Linux Know-How provides a collection of introductory texts on often needed Linux skills.

Using makefiles


Run the "make" utility to build (compile, link, etc) a project described in the Makefile found in the current directory.

make is used to bring a system "up to date", whenever a change in one file requires an action elsewhere. make is "intelligent" in that it will not make changes unless the change is required, as determined by the file modification date/time. Normally used for buiding software packages (compiling, linking ...), make is also used for other tasks, e.g., system administration. Makefile looks as follows:

target : prerequisites


where target is usually a file (but does not have to be, it can be a "phony" target), and prerequisites are files on which target depends. If target does not exist or is older than any prerequisites, "commands" are executed. The first line above is called "the rule", the second "the action". Please note that any action line must start with the tab character. Here is an example Makefile that makes an executable file called "edit":

my_program : main.o command.o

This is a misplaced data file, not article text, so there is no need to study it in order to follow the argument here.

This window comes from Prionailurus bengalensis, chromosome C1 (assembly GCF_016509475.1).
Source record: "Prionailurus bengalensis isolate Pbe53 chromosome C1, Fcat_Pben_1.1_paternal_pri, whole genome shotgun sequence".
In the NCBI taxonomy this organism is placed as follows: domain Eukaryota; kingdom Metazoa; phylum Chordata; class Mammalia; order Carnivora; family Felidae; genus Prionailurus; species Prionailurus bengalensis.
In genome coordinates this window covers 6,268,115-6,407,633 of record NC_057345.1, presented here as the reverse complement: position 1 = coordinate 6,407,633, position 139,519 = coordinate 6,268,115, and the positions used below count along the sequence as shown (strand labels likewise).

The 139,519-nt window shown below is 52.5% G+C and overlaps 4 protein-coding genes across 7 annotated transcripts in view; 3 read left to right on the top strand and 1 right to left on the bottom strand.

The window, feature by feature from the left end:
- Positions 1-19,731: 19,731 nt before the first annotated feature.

cc -o my_program main.o command.o

main.o : main.c defs.h

cc -c main.c

command.o : command.c defs.h command.h

cc -c command.c

clean :

rm my_program main.o command.o

To use this Makefile to create an executable file called "my_program', I type: make. It works backwards to determine the dependencies, so first it compiles "command.c" to the object file "command.o", then it compiles "main.c" to "main.o", and finally it links "main.o" and "command.o" into the executable "my_program".

One could also use this makefile to delete the executable file and all the object files from the directory by typing: make clean. Since the target "clean" does not depend on any prerequisites, it is not normally executed unless explicitly called. The target "clean" is an example of a "phony" target.

Last Update: 2010-12-16